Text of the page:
The Lyndesfarne Bridge Novels by Trevor Hopkins

Death on the New Bridge: Chapter 28

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Tanji rolled over on the bed to look directly at Kevin. She was gloriously naked, the curve of her body and the colour of her skin amplified by the bright morning sunlight streaming in through the window. Kevin too was naked, lying on top of the covers, lying back against the pillows and headboard with his arms behind his head and a satisfied expression on his face.

"It's such a lovely morning," Tanji announced, "Let's have a picnic."

Kevin agreed immediately, although he not entirely sure what this might entail in this world. In the event, the picnic turned out to be a simple day trip starting from Tanji's Aunt and Uncle's place, where they had been staying. By the time the lovers had emerged from the bedroom and made their way upstairs to the living area, Tanji's Uncle had long since departed for his workplace. Kevin knew that Tanji's uncle took his role very seriously and he suspected that the older man had probably left for his office at least three hours earlier.

Apparently, Tanji's aunt was already outside, busy around the gardens and grounds, feeding and caring for the menagerie of animals that she kept as pets. The pride of her collection was the miniature dragon, a flying reptile called a Nightwing, which had caused Kevin such alarm on his first visit. Indeed, she now had a breeding pair of the creatures, and Tanji had told him that she was planning on selling on the fledglings. Kevin now understood that they were not particularly rare creatures and that, traditionally, these animals were kept on farms and smallholdings to keep down rats and other vermin.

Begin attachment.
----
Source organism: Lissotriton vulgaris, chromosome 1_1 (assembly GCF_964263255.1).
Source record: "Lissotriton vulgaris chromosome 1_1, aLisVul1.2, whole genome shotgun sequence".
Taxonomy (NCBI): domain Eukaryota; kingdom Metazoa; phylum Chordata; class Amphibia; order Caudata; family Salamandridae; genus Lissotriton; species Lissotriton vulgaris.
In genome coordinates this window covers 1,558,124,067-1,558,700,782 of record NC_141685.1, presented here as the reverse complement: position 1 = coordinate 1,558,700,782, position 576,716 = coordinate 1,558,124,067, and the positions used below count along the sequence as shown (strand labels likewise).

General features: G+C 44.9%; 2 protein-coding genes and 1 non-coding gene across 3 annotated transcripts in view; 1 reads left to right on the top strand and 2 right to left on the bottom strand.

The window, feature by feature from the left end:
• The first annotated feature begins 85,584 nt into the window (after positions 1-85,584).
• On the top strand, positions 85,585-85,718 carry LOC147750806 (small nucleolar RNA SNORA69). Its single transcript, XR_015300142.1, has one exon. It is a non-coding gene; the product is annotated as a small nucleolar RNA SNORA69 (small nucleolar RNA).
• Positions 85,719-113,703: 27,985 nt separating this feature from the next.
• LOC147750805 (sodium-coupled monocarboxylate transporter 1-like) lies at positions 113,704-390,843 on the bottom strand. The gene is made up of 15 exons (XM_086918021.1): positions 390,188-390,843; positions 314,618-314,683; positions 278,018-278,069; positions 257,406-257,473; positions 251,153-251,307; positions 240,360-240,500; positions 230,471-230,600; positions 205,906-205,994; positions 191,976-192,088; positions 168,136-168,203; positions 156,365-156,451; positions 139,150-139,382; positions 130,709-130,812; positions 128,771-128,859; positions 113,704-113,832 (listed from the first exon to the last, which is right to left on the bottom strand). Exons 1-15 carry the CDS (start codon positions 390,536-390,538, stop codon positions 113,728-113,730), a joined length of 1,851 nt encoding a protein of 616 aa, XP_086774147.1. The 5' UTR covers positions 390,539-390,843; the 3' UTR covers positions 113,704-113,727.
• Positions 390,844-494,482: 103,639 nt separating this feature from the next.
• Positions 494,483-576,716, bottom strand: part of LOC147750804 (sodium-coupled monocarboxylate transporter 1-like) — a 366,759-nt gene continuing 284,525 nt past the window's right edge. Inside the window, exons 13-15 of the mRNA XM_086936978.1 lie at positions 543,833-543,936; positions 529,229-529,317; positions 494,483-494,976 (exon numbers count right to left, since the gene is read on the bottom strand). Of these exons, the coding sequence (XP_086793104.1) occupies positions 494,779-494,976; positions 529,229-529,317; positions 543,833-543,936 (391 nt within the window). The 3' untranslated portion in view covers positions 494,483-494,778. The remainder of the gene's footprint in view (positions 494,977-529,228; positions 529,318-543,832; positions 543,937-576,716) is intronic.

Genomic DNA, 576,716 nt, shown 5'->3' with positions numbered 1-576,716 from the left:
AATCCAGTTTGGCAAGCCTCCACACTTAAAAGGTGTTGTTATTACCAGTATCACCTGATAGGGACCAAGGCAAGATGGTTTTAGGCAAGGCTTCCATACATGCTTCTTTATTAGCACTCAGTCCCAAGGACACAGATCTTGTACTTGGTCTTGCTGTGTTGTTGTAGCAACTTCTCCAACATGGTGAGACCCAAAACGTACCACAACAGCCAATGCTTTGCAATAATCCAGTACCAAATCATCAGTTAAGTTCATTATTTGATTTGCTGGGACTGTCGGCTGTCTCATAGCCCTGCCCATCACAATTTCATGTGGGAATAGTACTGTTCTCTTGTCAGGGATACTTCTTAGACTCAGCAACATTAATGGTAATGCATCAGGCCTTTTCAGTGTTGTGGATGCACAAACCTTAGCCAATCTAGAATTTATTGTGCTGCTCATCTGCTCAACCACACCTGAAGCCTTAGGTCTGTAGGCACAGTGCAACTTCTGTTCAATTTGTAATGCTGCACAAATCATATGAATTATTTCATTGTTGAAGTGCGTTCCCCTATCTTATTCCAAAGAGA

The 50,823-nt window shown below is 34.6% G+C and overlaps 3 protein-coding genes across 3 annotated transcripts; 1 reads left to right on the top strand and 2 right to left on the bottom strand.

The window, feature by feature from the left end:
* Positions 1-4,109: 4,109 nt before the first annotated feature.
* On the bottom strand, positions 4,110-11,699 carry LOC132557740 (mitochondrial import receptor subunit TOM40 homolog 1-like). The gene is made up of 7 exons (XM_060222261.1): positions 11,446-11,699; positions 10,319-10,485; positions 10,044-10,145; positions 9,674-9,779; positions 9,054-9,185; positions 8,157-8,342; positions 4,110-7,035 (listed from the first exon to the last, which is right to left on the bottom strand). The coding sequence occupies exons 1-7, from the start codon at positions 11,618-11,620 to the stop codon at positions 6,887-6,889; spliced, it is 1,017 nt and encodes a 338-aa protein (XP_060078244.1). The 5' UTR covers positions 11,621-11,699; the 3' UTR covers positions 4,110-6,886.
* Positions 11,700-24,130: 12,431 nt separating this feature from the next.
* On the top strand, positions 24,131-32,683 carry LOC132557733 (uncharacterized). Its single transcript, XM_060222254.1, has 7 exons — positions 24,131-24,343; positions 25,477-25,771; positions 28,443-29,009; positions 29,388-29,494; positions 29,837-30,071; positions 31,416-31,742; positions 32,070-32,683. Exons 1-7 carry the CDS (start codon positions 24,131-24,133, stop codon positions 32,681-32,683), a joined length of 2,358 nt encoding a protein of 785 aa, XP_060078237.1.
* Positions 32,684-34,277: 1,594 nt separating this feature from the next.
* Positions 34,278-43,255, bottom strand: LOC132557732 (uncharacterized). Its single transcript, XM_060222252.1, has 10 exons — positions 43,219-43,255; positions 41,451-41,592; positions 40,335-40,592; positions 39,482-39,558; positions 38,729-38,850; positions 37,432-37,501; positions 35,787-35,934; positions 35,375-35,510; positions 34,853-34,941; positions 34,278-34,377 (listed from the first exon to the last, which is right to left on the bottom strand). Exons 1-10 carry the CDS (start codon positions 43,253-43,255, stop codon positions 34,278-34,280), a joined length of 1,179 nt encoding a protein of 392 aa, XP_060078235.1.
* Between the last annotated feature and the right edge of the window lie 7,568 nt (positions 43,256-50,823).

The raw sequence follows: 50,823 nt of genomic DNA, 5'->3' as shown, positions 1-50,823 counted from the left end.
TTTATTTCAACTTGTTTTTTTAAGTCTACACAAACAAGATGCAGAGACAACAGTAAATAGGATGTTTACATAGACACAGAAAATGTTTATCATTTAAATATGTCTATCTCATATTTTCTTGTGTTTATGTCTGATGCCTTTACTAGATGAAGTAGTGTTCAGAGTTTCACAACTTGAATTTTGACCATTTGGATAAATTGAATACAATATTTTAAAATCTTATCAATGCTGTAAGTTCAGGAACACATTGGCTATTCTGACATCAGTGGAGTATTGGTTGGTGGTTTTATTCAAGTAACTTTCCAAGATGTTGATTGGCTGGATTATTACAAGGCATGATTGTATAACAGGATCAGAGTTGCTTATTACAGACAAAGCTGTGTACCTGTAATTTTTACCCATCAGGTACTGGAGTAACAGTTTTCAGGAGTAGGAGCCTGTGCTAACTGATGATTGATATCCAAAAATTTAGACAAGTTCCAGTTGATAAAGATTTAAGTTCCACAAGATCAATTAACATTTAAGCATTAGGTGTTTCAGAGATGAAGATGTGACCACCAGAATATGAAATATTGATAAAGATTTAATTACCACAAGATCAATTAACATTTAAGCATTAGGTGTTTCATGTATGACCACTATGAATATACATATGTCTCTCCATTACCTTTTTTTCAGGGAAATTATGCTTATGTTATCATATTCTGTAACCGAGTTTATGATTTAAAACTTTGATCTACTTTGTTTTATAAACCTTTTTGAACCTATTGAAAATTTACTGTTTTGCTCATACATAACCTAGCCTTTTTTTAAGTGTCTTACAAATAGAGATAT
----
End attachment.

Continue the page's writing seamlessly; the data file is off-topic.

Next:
Kevin felt just a tiny bit guilty for his lie-abed antics, since he himself had a backlog of work to complete. However, he rapidly decided that he was enjoying the break in the world of Lyndesfarne, and the company of Tanji, far too much to worry about it now.

Having showered and dressed, he relaxed at the kitchen table with the morning sunlight streaming through the windows and allowed himself to be fed breakfast by a sated and smug-looking Tanji. She pottered around the kitchen wearing a loose and flowing robe of such diaphanous material that Kevin thought he could very nearly see every curve of her body. He was sat at the large wooden table on one of the straight-backed chairs with wooden seats, although he found that they were rather more comfortable - distinctly soft, even - than he might have expected.